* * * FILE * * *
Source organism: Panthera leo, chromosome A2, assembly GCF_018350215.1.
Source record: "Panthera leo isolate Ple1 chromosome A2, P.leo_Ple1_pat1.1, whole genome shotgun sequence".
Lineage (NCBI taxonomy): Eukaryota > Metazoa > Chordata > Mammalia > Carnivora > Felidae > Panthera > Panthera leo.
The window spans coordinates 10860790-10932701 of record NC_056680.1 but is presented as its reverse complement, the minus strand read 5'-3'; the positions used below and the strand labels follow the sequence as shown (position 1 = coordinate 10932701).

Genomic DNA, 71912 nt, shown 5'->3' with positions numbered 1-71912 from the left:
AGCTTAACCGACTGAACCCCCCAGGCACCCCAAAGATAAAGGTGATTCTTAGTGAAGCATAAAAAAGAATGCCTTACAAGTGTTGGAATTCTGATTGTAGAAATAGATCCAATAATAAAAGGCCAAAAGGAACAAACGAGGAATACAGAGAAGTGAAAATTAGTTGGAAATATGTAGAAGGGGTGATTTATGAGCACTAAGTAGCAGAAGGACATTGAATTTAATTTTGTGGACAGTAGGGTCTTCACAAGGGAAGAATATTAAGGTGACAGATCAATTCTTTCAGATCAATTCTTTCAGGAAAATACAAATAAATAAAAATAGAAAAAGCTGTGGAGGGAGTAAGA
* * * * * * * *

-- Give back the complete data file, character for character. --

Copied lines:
Source organism: Panthera leo, chromosome A2, assembly GCF_018350215.1.
Source record: "Panthera leo isolate Ple1 chromosome A2, P.leo_Ple1_pat1.1, whole genome shotgun sequence".
Lineage (NCBI taxonomy): Eukaryota > Metazoa > Chordata > Mammalia > Carnivora > Felidae > Panthera > Panthera leo.
The window spans coordinates 10860790-10932701 of record NC_056680.1 but is presented as its reverse complement, the minus strand read 5'-3'; the positions used below and the strand labels follow the sequence as shown (position 1 = coordinate 10932701).

Genomic DNA, 71912 nt, shown 5'->3' with positions numbered 1-71912 from the left:
AGCTTAACCGACTGAACCCCCCAGGCACCCCAAAGATAAAGGTGATTCTTAGTGAAGCATAAAAAAGAATGCCTTACAAGTGTTGGAATTCTGATTGTAGAAATAGATCCAATAATAAAAGGCCAAAAGGAACAAACGAGGAATACAGAGAAGTGAAAATTAGTTGGAAATATGTAGAAGGGGTGATTTATGAGCACTAAGTAGCAGAAGGACATTGAATTTAATTTTGTGGACAGTAGGGTCTTCACAAGGGAAGAATATTAAGGTGACAGATCAATTCTTTCAGATCAATTCTTTCAGGAAAATACAAATAAATAAAAATAGAAAAAGCTGTGGAGGGAGTAAGA